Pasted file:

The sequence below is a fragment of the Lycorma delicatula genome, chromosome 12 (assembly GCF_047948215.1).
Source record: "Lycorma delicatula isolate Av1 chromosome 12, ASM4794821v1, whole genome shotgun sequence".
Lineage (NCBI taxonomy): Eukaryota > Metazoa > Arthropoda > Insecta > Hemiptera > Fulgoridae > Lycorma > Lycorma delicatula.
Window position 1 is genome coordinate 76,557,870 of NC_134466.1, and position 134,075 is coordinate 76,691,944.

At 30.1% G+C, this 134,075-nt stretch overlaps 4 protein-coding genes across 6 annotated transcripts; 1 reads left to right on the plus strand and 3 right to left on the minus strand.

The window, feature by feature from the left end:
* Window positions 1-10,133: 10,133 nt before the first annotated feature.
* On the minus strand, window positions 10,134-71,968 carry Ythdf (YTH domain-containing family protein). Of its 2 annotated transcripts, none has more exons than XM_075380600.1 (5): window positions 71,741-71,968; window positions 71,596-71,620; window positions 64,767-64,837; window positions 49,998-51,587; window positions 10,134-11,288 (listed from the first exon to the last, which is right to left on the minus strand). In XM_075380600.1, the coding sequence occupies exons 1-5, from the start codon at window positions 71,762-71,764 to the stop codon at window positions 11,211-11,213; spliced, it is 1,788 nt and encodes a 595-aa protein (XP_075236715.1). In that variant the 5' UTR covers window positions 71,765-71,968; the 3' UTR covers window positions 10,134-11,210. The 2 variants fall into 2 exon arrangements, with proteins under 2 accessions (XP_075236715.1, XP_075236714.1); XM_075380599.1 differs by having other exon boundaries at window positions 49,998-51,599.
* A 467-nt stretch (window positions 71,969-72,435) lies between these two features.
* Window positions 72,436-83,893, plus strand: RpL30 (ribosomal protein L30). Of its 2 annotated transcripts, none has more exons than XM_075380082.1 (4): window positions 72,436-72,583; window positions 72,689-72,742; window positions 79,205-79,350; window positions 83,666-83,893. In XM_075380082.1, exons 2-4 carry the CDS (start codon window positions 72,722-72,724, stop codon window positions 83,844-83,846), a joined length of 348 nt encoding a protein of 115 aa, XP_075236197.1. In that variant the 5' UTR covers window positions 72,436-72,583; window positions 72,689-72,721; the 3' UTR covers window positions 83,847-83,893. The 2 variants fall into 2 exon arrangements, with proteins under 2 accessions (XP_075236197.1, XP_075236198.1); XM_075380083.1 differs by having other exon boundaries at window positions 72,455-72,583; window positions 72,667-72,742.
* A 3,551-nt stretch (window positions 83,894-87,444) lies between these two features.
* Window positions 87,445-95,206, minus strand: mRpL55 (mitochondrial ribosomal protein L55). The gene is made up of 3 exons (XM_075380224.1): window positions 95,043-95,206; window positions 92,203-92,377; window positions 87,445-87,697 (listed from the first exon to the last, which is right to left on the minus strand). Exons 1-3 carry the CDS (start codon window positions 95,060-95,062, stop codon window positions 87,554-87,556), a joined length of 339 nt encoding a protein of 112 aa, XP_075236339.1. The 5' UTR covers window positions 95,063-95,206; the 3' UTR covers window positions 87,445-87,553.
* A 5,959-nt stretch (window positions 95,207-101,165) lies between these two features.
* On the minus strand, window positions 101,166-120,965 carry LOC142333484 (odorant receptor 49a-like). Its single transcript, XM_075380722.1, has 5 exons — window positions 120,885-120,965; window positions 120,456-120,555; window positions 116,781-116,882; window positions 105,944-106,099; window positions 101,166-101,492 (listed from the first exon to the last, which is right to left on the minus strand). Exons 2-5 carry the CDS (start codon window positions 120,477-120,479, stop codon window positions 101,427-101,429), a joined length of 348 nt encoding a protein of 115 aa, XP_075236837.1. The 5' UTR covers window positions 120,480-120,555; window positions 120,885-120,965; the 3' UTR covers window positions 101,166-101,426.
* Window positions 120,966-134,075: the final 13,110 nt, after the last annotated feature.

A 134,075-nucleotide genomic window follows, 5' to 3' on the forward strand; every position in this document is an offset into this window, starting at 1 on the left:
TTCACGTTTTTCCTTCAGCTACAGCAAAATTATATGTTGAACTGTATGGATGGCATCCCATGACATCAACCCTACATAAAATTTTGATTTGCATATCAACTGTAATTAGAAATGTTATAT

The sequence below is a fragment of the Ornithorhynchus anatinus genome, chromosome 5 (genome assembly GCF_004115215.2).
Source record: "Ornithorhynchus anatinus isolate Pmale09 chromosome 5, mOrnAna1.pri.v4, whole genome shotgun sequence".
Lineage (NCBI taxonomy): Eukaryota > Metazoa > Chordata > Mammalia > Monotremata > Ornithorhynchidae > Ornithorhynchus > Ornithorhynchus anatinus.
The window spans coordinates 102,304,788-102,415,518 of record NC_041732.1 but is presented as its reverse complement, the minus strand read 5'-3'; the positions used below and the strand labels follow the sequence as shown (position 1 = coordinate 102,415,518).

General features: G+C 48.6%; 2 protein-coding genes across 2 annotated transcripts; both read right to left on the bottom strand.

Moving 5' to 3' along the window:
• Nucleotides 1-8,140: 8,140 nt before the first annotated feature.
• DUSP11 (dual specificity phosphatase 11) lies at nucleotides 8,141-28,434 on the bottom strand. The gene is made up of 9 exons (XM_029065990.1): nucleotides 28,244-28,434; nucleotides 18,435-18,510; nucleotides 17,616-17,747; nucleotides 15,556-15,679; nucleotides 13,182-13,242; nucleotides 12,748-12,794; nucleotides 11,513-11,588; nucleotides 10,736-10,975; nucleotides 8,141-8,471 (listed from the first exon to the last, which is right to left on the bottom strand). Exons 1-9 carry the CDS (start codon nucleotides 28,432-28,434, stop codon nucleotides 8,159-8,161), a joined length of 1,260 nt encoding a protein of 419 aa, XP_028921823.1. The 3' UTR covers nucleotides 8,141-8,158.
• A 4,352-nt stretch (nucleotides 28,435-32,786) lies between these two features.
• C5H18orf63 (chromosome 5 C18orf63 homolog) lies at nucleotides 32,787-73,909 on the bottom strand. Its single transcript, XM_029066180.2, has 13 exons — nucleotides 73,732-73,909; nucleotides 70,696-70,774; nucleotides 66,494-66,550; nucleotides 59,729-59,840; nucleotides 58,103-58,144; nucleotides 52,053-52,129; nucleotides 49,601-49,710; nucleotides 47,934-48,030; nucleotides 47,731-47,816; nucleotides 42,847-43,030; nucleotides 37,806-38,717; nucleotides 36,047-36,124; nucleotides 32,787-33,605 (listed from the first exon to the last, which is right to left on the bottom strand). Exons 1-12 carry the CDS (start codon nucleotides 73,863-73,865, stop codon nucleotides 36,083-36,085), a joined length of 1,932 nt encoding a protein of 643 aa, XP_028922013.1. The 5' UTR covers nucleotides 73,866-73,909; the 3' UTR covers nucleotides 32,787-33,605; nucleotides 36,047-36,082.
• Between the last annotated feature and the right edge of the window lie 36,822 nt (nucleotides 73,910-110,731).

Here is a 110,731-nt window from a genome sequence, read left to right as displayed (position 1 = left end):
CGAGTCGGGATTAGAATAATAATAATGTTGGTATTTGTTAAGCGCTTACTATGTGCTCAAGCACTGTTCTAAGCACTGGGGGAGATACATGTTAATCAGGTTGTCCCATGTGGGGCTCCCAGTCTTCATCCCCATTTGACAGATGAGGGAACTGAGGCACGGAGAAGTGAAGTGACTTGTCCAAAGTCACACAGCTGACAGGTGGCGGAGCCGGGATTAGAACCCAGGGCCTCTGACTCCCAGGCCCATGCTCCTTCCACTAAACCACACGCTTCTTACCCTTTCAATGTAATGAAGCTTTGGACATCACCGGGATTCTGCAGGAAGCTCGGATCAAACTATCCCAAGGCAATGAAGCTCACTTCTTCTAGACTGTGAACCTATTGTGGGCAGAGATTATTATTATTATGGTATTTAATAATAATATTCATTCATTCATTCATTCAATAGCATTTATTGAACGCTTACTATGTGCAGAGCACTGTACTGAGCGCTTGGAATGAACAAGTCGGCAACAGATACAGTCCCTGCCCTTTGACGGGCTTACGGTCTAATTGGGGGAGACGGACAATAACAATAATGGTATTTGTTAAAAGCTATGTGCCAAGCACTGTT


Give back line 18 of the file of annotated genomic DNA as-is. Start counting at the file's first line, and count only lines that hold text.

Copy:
The sequence below is a fragment of the Ornithorhynchus anatinus genome, chromosome 5 (genome assembly GCF_004115215.2).